The minimum physical and educational standards for conscription are low so that the maximum number of conscripts are able to perform some form of service in the IDF, although it is reported that more than 20 per cent are discharged early on physical or psychological grounds.973 Parental permission to join the IDF is needed for the sons and brothers of soldiers who have died in service.

Minorities serve in one of the specialised units: the Minorities Unit, the Druze Reconnaissance Unit and the Trackers Unit, which consist mostly of Bedouin Arabs. The intelligence corps and the air force are closed to minorities. Christian and Muslim Arabs are exempt from compulsory military service but some volunteer, particularly the Bedouin. Israel's Druze and Muslim Circassian minorities, on the other hand, are subject to conscription.

Child Recruitment

Minors are recruited into the IDF but the number of such recruits is not known. The Yediot Achronot newspaper pictured the IDF's youngest officer on 4 March 2001: "After she celebrated her 18th birthday Maayan Carpi got her rank as officer. Maayan ... is now the youngest officer in the IDF and in the history of the army. Maayan skipped a class and was drafted at 17½. She's in charge of a unit of soldiers on reserve duty now."

Palestinian and Israeli NGOs report working with juvenile detainees recruited as informers by Israeli intelligence agencies. In one case Palestinian authorities arrested four suspected collaborators in Beit Sahour. Two were 19 at the time and one claimed to have been recruited by the Israeli internal intelligence service at 16 years of age.

DEVELOPMENTS

International Standards

During the UN working group on the Optional Protocol in January 2000 Israel announced a change in position in favour of 18 as the minimum age for deployment.974 This was confirmed by Israeli Defence Force representatives in March 2001 who told a Knesset committee that "17-year-olds would no longer be allowed to serve as volunteers in combat units, even if their parents agree and would only be allowed to take courses until reaching 18".975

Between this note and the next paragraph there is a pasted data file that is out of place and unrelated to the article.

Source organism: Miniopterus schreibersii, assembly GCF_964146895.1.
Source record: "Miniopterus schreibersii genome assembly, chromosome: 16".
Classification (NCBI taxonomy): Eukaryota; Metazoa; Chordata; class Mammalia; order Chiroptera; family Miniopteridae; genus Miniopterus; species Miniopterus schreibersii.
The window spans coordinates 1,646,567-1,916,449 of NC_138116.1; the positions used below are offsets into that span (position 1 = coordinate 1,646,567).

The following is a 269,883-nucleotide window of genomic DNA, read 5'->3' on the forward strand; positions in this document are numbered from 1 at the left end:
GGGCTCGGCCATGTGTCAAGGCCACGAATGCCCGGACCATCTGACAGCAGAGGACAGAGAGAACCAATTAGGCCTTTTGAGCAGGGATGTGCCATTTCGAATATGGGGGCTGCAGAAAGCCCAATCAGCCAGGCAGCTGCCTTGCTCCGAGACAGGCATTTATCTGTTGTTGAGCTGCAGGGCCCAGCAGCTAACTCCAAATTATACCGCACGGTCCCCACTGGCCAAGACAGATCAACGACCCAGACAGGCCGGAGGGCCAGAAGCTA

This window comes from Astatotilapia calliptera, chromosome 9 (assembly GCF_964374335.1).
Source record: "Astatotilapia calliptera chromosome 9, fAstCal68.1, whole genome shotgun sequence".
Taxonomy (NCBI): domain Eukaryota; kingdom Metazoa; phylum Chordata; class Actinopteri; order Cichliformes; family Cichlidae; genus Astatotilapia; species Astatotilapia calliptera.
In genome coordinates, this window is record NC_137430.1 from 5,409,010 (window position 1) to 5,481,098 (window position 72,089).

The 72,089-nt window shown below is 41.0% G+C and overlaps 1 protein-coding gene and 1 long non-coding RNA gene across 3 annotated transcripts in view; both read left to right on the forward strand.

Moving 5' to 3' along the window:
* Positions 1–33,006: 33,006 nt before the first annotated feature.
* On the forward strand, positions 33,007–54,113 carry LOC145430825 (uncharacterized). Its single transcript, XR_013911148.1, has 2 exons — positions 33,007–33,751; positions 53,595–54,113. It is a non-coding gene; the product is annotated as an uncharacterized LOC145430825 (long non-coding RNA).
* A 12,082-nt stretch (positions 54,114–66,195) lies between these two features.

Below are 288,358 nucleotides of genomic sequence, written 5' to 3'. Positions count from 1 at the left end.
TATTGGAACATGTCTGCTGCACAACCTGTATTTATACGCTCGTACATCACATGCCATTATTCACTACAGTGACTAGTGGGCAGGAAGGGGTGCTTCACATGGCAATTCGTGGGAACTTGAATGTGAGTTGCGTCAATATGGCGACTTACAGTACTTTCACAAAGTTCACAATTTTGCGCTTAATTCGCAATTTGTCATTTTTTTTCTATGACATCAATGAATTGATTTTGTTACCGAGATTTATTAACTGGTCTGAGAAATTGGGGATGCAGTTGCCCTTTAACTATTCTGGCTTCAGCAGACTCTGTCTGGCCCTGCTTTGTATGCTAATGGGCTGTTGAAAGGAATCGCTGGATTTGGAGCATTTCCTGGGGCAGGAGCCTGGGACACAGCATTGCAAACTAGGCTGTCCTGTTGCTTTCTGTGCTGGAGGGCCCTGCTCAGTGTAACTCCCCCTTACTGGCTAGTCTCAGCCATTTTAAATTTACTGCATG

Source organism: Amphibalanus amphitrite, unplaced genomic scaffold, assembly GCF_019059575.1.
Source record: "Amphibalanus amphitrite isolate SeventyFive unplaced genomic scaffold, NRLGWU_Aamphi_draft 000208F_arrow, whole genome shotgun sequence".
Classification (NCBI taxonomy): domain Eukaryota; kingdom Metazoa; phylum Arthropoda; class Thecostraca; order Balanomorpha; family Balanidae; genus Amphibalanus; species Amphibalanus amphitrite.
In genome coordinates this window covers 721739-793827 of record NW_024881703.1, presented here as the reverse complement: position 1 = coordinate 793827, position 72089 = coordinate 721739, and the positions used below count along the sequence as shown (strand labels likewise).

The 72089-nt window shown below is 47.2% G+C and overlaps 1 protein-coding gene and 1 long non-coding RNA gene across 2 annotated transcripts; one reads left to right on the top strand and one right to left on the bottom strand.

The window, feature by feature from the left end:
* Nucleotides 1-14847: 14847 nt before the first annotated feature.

Israel is currently considering signature and ratification of ILO Convention 182 and the CRC-OP-CAC. At a Knesset committee hearing in March 2001 IDF representatives said they were willing to limit the age for compulsory service to 18, based on the Gregorian calendar, subject to the following conditions: (1) Amendment of section 20 of the Military Service act to prolong the period of time for enlisting, which is currently measured according to age calculation method rather than the Gregorian calendar; (2) Maintaining the power to enlist volunteers over the age of 17 and six months who wish to be enlisted before the age of 18. This may include special service programs that do not involve actual service in early stages but demand enlistment. In the Academic Reserve programme, in which recruits report for one-day before deferring military service, persons can be enlisted after reaching the age of 17½ by the Gregorian calendar.976


969 Israel's Basic Law: www.uni-wuerzburg.de/law/is.

970 Brett and McCallin op. cit.; Horeman and Stolwijk op. cit.; under sections 2(2) of the National Defence Service Law, the army use a special method to calculate age allowing a person of 17.5 years to considered 18 for the purpose of the law.

971 Ibid.

972 Helen Chapin Metz op. cit.

973 Information provided by the NGO New Profile based in Tel Aviv.

974 CSC Update 6, 19/10/01.

975 Jerusalem Post, 6/3/01.

976 Information provided by Israeli Defence Force to CSC, 3/01.